The second keynote speaker Prof Elizabeth Pellicano shared with the group an original insight into how people with Autistic Spectrum Condition (ASC), both adults and young people, experienced the social isolation during the Covid-19 pandemic. Far from the stereotypical and over simplistic – yet widespread – belief that ASC is characterised by asocial behaviour and even a sense of enjoyment from being isolated, Prof Pellicano showed how people with ASC experienced the prolonged isolation imposed by the Australian government as a very challenging time. In particular, she presented a series of informative extracts from adults and adolescents who shared their struggles as they were forced to isolate for months, without meeting friends and family, and away from even the most accidental encounters in their daily life. Her work highlighted the importance of social contact as part of a healthy life, across age groups and neuro-diverse cohorts.

Flash talk by Peter Hsu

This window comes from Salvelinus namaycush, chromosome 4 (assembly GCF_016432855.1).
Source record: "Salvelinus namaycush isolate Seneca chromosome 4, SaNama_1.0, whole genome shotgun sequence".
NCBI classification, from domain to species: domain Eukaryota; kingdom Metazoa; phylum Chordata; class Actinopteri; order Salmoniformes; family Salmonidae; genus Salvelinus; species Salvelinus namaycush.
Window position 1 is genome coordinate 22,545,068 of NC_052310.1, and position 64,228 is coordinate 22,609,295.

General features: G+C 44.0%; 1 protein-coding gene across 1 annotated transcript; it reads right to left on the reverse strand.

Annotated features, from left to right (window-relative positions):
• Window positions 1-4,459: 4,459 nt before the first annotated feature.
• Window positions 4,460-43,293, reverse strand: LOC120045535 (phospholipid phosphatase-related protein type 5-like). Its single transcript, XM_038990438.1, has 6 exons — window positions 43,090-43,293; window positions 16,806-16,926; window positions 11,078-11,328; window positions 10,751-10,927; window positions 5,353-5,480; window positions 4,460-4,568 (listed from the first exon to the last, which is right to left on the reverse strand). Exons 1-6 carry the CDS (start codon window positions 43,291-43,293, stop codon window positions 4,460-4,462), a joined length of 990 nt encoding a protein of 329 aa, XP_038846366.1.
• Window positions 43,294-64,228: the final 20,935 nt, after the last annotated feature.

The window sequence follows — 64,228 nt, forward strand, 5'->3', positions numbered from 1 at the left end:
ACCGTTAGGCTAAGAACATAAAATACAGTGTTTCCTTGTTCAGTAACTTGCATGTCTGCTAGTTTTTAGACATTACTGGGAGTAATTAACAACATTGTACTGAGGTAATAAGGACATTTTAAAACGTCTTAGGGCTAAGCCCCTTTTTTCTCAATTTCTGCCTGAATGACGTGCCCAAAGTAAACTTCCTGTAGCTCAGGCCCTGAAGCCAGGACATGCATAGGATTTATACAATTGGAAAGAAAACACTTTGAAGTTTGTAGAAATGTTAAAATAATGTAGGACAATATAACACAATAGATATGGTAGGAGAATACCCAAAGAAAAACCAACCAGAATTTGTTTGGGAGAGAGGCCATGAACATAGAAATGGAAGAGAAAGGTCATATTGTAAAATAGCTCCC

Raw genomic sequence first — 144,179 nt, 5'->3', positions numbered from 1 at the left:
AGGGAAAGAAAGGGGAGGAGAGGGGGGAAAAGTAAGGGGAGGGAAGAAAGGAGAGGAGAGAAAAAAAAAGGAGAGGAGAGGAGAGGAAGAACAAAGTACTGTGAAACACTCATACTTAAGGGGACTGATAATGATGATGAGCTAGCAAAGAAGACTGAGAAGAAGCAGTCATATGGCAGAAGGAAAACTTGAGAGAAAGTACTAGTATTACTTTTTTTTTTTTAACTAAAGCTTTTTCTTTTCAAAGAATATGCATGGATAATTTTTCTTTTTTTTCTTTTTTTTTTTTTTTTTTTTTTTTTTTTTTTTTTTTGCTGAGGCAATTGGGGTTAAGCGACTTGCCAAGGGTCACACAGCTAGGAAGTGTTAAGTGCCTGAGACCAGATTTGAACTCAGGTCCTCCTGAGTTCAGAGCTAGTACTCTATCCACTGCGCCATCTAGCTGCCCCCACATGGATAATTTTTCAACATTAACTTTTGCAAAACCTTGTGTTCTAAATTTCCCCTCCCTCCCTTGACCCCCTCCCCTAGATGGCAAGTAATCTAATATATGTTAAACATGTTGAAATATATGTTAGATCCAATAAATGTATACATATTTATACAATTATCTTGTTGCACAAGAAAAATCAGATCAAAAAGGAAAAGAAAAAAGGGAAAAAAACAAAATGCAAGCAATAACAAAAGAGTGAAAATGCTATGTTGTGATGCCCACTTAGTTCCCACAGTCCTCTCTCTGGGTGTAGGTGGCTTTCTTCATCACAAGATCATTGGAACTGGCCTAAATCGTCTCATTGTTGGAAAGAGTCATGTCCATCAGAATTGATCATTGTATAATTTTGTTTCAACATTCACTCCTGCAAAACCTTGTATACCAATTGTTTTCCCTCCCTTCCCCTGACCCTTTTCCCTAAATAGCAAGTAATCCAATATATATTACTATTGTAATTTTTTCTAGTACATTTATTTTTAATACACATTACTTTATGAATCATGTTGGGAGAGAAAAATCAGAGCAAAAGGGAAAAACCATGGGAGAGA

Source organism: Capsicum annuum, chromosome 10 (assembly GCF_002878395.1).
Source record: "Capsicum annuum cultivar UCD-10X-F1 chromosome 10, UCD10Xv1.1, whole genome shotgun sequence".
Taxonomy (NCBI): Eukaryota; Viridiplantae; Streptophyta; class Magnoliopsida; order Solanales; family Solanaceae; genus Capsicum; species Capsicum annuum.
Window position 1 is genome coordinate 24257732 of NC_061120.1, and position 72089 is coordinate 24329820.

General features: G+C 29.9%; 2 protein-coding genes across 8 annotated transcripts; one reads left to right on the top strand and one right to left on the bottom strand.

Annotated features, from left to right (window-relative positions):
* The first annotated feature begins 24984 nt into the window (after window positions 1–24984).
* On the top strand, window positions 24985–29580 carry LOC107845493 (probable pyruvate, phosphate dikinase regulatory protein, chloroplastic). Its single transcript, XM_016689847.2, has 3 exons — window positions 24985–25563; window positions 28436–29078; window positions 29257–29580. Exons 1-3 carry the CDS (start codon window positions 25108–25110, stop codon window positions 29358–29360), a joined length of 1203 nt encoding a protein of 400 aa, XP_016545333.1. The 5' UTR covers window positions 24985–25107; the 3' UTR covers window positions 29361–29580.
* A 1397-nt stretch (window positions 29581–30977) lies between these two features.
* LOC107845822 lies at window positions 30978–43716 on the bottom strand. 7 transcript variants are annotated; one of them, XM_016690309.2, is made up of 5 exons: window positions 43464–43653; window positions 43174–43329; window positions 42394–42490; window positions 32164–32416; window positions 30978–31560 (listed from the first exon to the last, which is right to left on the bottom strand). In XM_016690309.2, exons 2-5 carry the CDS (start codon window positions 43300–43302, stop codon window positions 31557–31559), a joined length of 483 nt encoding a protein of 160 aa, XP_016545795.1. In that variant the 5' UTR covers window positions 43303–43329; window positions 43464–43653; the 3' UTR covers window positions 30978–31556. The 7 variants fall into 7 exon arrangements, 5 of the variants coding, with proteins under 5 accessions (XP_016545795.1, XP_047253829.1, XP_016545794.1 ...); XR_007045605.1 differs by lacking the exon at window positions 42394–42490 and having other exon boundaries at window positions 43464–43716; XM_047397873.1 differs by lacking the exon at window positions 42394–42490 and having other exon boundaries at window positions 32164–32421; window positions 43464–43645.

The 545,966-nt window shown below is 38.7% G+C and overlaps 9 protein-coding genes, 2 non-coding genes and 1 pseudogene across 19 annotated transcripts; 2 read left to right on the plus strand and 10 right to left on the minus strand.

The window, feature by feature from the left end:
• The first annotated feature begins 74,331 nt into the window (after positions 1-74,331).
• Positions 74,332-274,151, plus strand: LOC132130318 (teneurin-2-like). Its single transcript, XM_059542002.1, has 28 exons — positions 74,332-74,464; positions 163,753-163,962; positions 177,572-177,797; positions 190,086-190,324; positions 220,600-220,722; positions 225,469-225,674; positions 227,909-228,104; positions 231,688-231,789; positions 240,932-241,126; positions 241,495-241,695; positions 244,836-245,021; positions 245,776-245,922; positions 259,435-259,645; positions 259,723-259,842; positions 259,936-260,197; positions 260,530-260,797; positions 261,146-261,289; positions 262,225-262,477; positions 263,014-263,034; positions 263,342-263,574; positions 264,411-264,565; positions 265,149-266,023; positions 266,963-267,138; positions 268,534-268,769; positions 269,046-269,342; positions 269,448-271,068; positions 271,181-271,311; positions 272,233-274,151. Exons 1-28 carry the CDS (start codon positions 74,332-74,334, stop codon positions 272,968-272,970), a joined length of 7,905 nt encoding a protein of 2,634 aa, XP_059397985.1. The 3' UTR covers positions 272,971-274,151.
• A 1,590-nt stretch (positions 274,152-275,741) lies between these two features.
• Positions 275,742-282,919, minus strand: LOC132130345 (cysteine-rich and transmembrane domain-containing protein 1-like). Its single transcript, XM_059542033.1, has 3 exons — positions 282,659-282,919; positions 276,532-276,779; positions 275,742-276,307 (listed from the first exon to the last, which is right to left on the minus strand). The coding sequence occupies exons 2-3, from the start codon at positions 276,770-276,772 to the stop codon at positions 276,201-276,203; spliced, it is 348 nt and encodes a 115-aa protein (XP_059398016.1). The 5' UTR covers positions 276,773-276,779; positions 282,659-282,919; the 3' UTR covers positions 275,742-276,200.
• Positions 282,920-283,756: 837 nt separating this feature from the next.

Following the two keynote speakers’ talks, academics, young researchers and clinicians introduced themselves to the SIG in a series of ‘flash’ talks, where each presenter outlined their research expertise, area of interests and potential routes for collaborations in 2 minutes. During this section the diversity and multidisciplinary approaches to social cognition research at UCL clearly emerged. In particular, Peter Hsu is working on the impact of body-specific social rejection on body-related risk aversion; Dr Marco Wittman is working on maintaining individuality while being part of social groups in neurotypical and autistic cohorts; Max Maier is interested in social and cognitive psychology with focus on topics related to effective altruism and is working on publication bias in research on construal level theory; Dr Giedrė Čepukaitytė is working on the EDoN platform to identify social behaviour markers of early neurodegenerative disease; Dr Lucy Chisman-Russell studies social cognition dysfunction in frontotemporal dementia; Aygun Badalova is developing Gotcha!, a proper-name anomia therapy app for people with dementia; Prof Gabriella Vigliocco is leading research on dyadic interactions and multimodal (verbal and non-verbal) communication in adults and children; Dr Daniel Richardson is leading a series of experiments to study how others influence and shape our behaviours; Nadescha Trudel is working on decision making and how it differs in social and non-social contexts; Benedict Greenwood (working with Prof Sarah Garfinkel) is mapping autonomic signals and their contribution to emotional and cognitive features of ADHD; Sara De Felice is working on neuroimaging of dyadic social interactions and learning; Dr Andrew Sommerlad is working on social functioning in dementia; and Prof Antonia Hamilton is leading work to understand the cognitive mechanisms of naturalistic social interactions.